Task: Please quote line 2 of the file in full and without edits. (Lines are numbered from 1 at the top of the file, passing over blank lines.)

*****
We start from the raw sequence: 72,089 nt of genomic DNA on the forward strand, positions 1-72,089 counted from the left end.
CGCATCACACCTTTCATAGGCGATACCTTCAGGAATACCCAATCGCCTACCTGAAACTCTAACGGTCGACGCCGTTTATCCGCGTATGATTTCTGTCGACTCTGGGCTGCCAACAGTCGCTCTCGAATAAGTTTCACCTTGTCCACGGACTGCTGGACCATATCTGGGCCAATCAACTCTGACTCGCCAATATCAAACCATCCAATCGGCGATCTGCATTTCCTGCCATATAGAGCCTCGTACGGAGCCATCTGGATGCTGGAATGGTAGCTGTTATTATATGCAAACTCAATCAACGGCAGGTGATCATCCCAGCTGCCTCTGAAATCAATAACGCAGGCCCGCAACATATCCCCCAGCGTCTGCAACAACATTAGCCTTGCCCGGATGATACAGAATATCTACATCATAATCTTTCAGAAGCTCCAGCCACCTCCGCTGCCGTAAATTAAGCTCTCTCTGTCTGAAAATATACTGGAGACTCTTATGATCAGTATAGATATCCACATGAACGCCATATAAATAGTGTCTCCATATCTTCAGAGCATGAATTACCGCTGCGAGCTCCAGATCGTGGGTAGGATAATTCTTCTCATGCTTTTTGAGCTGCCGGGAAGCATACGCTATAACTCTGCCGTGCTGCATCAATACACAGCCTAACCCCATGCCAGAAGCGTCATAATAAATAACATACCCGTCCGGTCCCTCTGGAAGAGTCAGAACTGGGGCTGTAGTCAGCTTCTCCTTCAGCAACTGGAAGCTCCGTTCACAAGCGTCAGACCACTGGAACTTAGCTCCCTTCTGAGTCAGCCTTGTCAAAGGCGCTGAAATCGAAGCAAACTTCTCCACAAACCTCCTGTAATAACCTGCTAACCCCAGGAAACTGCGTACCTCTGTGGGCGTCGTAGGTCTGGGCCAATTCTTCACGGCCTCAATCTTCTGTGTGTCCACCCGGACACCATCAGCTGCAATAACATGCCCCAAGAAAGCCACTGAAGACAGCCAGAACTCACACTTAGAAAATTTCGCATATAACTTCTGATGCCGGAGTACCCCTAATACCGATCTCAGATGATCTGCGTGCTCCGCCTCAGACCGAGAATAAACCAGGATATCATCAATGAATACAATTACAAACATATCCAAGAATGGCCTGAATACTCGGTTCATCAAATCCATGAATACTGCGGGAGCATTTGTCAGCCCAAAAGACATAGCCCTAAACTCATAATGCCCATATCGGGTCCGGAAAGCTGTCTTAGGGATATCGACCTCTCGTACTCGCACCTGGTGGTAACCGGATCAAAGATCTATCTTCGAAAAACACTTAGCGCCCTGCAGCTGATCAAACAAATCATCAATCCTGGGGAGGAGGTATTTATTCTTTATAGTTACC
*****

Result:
CGCATCACACCTTTCATAGGCGATACCTTCAGGAATACCCAATCGCCTACCTGAAACTCTAACGGTCGACGCCGTTTATCCGCGTATGATTTCTGTCGACTCTGGGCTGCCAACAGTCGCTCTCGAATAAGTTTCACCTTGTCCACGGACTGCTGGACCATATCTGGGCCAATCAACTCTGACTCGCCAATATCAAACCATCCAATCGGCGATCTGCATTTCCTGCCATATAGAGCCTCGTACGGAGCCATCTGGATGCTGGAATGGTAGCTGTTATTATATGCAAACTCAATCAACGGCAGGTGATCATCCCAGCTGCCTCTGAAATCAATAACGCAGGCCCGCAACATATCCCCCAGCGTCTGCAACAACATTAGCCTTGCCCGGATGATACAGAATATCTACATCATAATCTTTCAGAAGCTCCAGCCACCTCCGCTGCCGTAAATTAAGCTCTCTCTGTCTGAAAATATACTGGAGACTCTTATGATCAGTATAGATATCCACATGAACGCCATATAAATAGTGTCTCCATATCTTCAGAGCATGAATTACCGCTGCGAGCTCCAGATCGTGGGTAGGATAATTCTTCTCATGCTTTTTGAGCTGCCGGGAAGCATACGCTATAACTCTGCCGTGCTGCATCAATACACAGCCTAACCCCATGCCAGAAGCGTCATAATAAATAACATACCCGTCCGGTCCCTCTGGAAGAGTCAGAACTGGGGCTGTAGTCAGCTTCTCCTTCAGCAACTGGAAGCTCCGTTCACAAGCGTCAGACCACTGGAACTTAGCTCCCTTCTGAGTCAGCCTTGTCAAAGGCGCTGAAATCGAAGCAAACTTCTCCACAAACCTCCTGTAATAACCTGCTAACCCCAGGAAACTGCGTACCTCTGTGGGCGTCGTAGGTCTGGGCCAATTCTTCACGGCCTCAATCTTCTGTGTGTCCACCCGGACACCATCAGCTGCAATAACATGCCCCAAGAAAGCCACTGAAGACAGCCAGAACTCACACTTAGAAAATTTCGCATATAACTTCTGATGCCGGAGTACCCCTAATACCGATCTCAGATGATCTGCGTGCTCCGCCTCAGACCGAGAATAAACCAGGATATCATCAATGAATACAATTACAAACATATCCAAGAATGGCCTGAATACTCGGTTCATCAAATCCATGAATACTGCGGGAGCATTTGTCAGCCCAAAAGACATAGCCCTAAACTCATAATGCCCATATCGGGTCCGGAAAGCTGTCTTAGGGATATCGACCTCTCGTACTCGCACCTGGTGGTAACCGGATCAAAGATCTATCTTCGAAAAACACTTAGCGCCCTGCAGCTGATCAAACAAATCATCAATCCTGGGGAGGAGGTATTTATTCTTTATAGTTACC